Karla

  • car(e) free
    • Lost Byway - around the world by bike
Re: BMI, BMR, Body Fat, Lean Body Mass, Percentage Water, etc.
« Reply #6 on: March 28, 2017, 12:31:45 pm »
I did a bit of work on measuring fat percentage a few years ago.  There are several exotic ways to measure it, of which your scales with electrodes are the worst, and a set of skinfold measurements are hard to beat.

simonp

  • Omnomnomnipotent.
Re: BMI, BMR, Body Fat, Lean Body Mass, Percentage Water, etc.
« Reply #7 on: March 28, 2017, 12:56:20 pm »
For low-cost way to track body fat %, get one of these:

http://www.accumeasurefitness.com/accu-measure-fitness-3000-body-fat-caliper.html

Based on recent results, in "athlete" mode body fat scales roughly match the value I get with these, i.e. around 15% body fat. (8-10mm suprailiac skinfold).

In standard mode the scales are >20%.

They do need a little skill to use but the design is clever - it has a click action which indicates when the correct pressure has been applied and then you release.

Re: BMI, BMR, Body Fat, Lean Body Mass, Percentage Water, etc.
« Reply #8 on: March 28, 2017, 03:12:55 pm »
Perhaps it's better to maintain lean body mass but reduce fat percentage. Not looking for the muscle look but more about better performance on the bike and general health. I've got the leg strength for cycling and I work the core at home. It's the fat percentage that's a bit too high for me. Used to be 12 to 15%, now on the borderline between average and poor about late 20s / early 30% IIRC

If you want to drop fat you will also drop muscle.

The best way to minimize muscle loss while cutting is to ensure adequate protein while cutting food and to have some element of resistance training to maintain most of your muscle. (As an aside the amount of protein generally recommended by strength coaches etc always seems really high to me but see what works for you)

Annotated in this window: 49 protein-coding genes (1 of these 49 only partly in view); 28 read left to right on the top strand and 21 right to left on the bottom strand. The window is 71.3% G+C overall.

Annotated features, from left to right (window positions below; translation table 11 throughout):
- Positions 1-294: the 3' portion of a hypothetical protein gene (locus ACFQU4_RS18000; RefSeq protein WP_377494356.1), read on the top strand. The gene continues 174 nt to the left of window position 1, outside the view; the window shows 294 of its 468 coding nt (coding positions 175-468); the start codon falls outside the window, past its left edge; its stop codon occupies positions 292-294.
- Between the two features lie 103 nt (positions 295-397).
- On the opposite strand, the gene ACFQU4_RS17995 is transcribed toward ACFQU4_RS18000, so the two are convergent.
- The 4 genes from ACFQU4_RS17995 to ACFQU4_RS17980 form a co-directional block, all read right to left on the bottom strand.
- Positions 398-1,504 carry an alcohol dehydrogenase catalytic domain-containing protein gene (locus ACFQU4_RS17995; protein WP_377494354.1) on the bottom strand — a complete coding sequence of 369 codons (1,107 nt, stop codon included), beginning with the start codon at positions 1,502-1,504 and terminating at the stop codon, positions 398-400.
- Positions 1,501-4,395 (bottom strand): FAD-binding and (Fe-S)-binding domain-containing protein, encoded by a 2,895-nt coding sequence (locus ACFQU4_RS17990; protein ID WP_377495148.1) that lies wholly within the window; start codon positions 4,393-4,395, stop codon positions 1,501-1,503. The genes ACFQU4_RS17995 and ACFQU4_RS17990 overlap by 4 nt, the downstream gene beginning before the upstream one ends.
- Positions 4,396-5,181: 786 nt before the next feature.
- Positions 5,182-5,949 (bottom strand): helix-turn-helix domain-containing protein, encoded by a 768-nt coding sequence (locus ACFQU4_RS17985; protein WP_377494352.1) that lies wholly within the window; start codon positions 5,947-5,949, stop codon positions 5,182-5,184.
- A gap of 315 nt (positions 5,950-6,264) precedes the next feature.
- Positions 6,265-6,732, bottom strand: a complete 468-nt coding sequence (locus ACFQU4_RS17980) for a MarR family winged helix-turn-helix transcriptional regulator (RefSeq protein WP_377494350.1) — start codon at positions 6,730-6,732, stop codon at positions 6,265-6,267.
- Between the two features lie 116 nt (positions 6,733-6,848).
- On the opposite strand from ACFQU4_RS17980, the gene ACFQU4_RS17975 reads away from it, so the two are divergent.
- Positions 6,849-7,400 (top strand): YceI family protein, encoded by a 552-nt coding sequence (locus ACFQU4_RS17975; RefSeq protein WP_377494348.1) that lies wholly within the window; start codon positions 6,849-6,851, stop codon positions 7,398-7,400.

If you are new to resistance training, you may have the Holy Grail of losing fat and gaining muscle but it won't last long.

In general strength athletes are generally in a cut or bulk .

Re: BMI, BMR, Body Fat, Lean Body Mass, Percentage Water, etc.
« Reply #9 on: March 29, 2017, 12:05:34 am »
Perhaps it's better to maintain lean body mass but reduce fat percentage. Not looking for the muscle look but more about better performance on the bike and general health. I've got the leg strength for cycling and I work the core at home. It's the fat percentage that's a bit too high for me. Used to be 12 to 15%, now on the borderline between average and poor about late 20s / early 30% IIRC

If you want to drop fat you will also drop muscle.

The best way to minimize muscle loss while cutting is to ensure adequate protein while cutting food and to have some element of resistance training to maintain most of your muscle. (As an aside the amount of protein generally recommended by strength coaches etc always seems really high to me but see what works for you)

If you are new to resistance training, you may have the Holy Grail of losing fat and gaining muscle but it won't last long.

In general strength athletes are generally in a cut or bulk .

If you're on the wrong side of 20% and relatively new to weight lifting, both are doable.